• Keep a regular schedule. Go to bed and get up at the same time every day. The best way to ensure a good night's sleep is to stick to a regular schedule, even on your days off, holidays or when traveling.

Improve other habits and routines that can help improve your sleep habits

  • Maintain or improve your overall health. Eat well and establish a regular exercise routine. It can be as simple as a 20- to 30-minute walk, jog, swim or bicycle ride three times a week. Exercising too close to bedtime may actually keep you awake because your body has not had a chance to unwind. Allow at least three hours between working out and going to bed.
  • Avoid caffeine several hours before bedtime. Its stimulating effects will peak two to four hours later and may linger for several hours more. The result is diminished deep sleep and increased awakenings.
  • Avoid alcohol before going to sleep. It may initially make you fall asleep faster, but it can make it much harder to stay asleep. As the immediate effects of the alcohol wear off, it deprives your body of deep rest and you end up sleeping in fragments and waking often.
  • Know the side effects of medications. Some medications can increase sleepiness and make it dangerous to drive. Other medications can cause sleeping difficulties as a side effect.
  • Change the time you go to sleep. After driving home from work, don't go right to bed. Take a few hours to unwind and relax.
  • Develop a relaxing sleep ritual. Before going to sleep, try taking a warm bath, listening to soothing music or reading until you feel sleepy but don't read anything exciting or stimulating.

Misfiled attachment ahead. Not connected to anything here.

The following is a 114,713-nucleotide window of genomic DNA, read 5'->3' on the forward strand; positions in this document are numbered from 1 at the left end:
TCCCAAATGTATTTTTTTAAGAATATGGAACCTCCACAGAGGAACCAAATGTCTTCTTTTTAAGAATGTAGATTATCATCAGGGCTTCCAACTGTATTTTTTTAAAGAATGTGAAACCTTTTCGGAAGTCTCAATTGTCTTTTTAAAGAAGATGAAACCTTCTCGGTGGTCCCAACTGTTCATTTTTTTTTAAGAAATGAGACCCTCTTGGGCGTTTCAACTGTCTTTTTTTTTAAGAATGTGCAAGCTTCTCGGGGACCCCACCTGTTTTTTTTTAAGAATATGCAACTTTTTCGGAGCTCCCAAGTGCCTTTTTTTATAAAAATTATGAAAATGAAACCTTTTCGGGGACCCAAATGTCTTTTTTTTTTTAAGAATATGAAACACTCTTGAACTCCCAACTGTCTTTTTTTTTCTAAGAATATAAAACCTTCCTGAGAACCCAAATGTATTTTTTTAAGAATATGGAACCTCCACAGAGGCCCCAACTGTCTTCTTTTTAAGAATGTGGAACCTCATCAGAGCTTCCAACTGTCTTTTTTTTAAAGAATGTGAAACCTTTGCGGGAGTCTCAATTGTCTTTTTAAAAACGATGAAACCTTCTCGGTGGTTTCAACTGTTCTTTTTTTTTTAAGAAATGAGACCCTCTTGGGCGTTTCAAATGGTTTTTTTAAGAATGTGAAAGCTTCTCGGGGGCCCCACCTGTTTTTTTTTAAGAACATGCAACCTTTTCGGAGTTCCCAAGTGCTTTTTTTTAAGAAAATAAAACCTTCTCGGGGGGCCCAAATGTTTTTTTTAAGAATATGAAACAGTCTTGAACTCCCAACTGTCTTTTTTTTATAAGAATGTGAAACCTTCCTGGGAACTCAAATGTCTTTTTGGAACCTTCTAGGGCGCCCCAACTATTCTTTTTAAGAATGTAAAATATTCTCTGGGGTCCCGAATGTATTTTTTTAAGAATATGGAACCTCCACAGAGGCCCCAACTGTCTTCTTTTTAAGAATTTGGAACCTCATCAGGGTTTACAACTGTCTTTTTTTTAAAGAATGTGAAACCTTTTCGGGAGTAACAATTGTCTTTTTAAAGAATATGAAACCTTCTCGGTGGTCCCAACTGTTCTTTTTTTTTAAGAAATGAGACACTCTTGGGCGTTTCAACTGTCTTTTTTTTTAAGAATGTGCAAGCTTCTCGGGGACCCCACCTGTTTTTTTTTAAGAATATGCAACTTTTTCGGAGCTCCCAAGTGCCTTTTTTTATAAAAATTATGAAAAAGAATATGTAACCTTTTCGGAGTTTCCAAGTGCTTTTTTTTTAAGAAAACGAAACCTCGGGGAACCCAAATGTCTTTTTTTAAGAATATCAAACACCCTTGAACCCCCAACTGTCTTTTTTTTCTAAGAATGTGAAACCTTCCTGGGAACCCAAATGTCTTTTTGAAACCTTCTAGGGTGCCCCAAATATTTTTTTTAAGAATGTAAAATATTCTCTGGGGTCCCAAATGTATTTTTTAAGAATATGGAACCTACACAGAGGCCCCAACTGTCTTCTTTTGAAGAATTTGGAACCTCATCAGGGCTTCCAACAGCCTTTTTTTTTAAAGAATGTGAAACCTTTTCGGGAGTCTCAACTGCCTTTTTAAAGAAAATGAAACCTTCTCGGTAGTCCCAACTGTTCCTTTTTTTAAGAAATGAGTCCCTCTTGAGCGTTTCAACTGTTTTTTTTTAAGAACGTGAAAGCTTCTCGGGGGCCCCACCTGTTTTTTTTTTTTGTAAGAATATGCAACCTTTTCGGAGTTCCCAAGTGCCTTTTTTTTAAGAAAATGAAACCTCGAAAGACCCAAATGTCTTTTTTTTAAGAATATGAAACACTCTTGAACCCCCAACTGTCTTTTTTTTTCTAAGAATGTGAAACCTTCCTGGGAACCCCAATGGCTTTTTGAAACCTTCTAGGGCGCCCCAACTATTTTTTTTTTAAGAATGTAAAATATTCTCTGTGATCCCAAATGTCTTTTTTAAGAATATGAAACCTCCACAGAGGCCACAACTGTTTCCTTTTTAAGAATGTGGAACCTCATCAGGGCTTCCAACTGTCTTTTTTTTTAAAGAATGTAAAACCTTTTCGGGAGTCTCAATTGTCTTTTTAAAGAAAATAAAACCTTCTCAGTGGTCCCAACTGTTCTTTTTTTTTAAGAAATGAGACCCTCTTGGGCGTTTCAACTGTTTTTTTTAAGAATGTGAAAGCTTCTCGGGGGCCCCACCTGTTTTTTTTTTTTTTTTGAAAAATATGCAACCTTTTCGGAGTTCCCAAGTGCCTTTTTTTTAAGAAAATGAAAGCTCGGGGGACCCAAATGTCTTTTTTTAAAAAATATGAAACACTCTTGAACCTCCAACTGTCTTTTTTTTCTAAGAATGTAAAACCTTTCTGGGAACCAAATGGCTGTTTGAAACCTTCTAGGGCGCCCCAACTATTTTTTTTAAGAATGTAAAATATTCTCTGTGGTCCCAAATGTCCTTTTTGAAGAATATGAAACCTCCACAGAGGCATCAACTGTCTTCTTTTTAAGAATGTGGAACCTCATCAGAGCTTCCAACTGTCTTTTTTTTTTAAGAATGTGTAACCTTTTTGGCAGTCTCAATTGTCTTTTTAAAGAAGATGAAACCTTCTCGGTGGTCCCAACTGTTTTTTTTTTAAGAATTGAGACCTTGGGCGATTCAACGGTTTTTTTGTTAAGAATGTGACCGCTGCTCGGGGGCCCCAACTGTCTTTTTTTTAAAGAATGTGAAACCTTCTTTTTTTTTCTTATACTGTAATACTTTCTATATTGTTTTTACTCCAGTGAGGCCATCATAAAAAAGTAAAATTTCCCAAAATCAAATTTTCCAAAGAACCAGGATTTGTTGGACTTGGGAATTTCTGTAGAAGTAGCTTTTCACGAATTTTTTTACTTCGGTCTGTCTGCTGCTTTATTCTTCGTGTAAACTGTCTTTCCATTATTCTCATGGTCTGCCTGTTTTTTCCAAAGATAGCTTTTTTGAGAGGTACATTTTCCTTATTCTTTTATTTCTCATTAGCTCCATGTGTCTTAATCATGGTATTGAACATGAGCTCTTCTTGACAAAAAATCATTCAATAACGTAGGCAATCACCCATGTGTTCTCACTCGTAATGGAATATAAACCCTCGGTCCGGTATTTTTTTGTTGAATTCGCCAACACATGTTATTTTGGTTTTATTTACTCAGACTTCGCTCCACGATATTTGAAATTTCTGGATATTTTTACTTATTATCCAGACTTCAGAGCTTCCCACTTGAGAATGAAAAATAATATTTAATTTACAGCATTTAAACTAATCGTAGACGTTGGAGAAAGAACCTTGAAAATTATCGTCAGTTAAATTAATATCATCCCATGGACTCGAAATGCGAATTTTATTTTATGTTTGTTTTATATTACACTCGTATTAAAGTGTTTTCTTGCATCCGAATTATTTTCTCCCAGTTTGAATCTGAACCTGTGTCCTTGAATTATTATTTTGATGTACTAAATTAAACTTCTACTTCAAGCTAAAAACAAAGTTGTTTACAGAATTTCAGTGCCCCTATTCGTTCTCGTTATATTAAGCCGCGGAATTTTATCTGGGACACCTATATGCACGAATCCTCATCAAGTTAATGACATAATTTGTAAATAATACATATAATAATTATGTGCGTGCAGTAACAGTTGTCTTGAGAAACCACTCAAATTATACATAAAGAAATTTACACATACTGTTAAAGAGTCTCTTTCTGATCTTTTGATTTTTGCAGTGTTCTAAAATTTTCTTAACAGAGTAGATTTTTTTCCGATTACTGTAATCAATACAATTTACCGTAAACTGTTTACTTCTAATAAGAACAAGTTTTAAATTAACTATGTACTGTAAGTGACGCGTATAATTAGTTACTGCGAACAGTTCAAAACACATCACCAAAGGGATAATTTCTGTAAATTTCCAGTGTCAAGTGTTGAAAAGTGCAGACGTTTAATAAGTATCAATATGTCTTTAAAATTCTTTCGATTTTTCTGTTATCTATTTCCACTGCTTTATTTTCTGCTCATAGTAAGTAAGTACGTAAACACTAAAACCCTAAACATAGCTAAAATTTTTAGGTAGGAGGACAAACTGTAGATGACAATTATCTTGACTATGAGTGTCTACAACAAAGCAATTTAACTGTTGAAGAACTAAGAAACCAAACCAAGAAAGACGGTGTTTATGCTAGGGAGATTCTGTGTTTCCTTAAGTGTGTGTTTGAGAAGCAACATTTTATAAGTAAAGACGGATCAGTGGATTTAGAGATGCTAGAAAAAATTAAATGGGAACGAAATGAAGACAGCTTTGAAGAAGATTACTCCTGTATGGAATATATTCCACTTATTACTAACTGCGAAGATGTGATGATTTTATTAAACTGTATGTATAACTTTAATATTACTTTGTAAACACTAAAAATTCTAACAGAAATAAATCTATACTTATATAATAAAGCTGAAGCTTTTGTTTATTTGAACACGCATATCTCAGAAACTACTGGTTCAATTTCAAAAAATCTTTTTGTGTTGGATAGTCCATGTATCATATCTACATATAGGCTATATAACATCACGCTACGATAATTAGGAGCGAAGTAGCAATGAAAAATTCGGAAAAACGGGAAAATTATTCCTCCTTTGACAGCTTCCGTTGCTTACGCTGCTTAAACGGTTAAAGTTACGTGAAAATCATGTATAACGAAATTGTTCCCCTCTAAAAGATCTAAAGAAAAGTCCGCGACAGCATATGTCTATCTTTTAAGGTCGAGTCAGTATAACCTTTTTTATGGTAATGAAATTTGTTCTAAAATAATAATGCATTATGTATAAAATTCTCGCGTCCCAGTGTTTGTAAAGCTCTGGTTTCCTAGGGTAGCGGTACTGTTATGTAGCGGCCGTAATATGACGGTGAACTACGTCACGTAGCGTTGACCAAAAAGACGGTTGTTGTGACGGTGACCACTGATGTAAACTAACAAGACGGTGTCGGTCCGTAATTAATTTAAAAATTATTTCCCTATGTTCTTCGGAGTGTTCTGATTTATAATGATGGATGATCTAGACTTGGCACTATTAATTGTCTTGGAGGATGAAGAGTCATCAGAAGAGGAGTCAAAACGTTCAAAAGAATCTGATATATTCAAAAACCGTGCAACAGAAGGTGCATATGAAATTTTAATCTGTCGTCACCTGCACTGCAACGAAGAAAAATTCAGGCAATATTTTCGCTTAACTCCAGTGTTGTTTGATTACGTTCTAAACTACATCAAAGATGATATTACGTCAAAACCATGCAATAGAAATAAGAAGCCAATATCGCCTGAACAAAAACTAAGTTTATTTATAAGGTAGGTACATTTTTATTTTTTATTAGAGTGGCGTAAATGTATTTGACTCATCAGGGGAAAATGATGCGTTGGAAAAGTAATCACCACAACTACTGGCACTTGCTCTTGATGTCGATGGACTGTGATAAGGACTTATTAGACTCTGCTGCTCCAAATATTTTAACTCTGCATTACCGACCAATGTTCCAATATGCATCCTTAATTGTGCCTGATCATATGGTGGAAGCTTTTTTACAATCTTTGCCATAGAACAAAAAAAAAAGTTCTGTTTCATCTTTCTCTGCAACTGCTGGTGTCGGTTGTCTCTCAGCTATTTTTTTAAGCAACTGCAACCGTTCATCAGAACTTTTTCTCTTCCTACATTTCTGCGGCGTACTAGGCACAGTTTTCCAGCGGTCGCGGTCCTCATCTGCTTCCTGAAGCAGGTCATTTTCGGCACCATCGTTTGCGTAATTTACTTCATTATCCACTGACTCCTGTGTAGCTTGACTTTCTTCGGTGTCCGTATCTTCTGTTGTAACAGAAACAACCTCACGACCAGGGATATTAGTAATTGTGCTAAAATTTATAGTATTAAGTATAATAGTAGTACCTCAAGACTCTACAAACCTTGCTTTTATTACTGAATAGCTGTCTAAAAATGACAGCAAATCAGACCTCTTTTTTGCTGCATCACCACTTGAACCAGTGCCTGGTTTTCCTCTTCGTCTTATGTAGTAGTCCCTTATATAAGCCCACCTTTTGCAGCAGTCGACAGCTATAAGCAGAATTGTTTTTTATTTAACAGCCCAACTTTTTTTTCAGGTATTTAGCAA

• Don't make bedtime the time to solve the day's problems. Try to clear your mind. Make a list of things you are concerned about or need to do the next day so you don't worry about them when you're trying to sleep.

Work with your family and friends so they can understand your sleep schedule

Let's Set The Record Straight

Even getting one hour less sleep per day than your body needs can impair your ability to function. And contrary to popular belief, you usually can't tell when you're about to fall asleep. What's more, when it comes to staying awake behind the wheel, many common remedies just don't work.

These WON'T Keep You Awake While Driving:

  • Turning up the volume of your radio.
  • Singing loudly.
  • Chewing gum or eating food.
  • Getting out of the car and running around.
  • Slapping yourself.
  • Sticking your head out the window.

The key is to learn to recognize the warning signs of drowsiness and to take corrective action.

The Warning Signs of Drowsy Driving:

  • You can't stop yawning.
  • You have trouble keeping your eyes open and focused, especially at stop lights.
  • Your mind wanders or you have disconnected thoughts.
  • You can't remember driving the last few miles.
  • Your driving becomes sloppy - you weave between lanes, tailgate or miss traffic signals.
  • You find yourself hitting the grooves or rumble strips on the side of the road.

Tips For Getting Home Safely

  • Avoid driving home from work if you're drowsy. Some experts recommend drinking two cups of coffee, then taking a short 15- to 20-minute nap. You'll get some sleep before the caffeine takes effect, and when it does, you'll wake up and be alert for your drive home.
  • Avoid alcohol or any medications that could make you drowsy.
  • Carpool if possible, so that you're driving with someone else awake in the car or get a ride from a family member.
  • Take a taxi or public transportation.
  • If you hit a rumble strip, it's a sure sign that you need to pull off to a safe place, take a nap or get some coffee.

But if You're Still Having Problems

Sometimes making changes in your lifestyle isn't enough. If you continue to have trouble falling asleep, staying asleep or waking too early, or if you or your significant other is a chronic snorer, see your doctor. Nonprescription sleep aids won't help you get better sleep. But rest assured, your doctor or a sleep specialist can prescribe treatment that can make quality sleep more than just a dream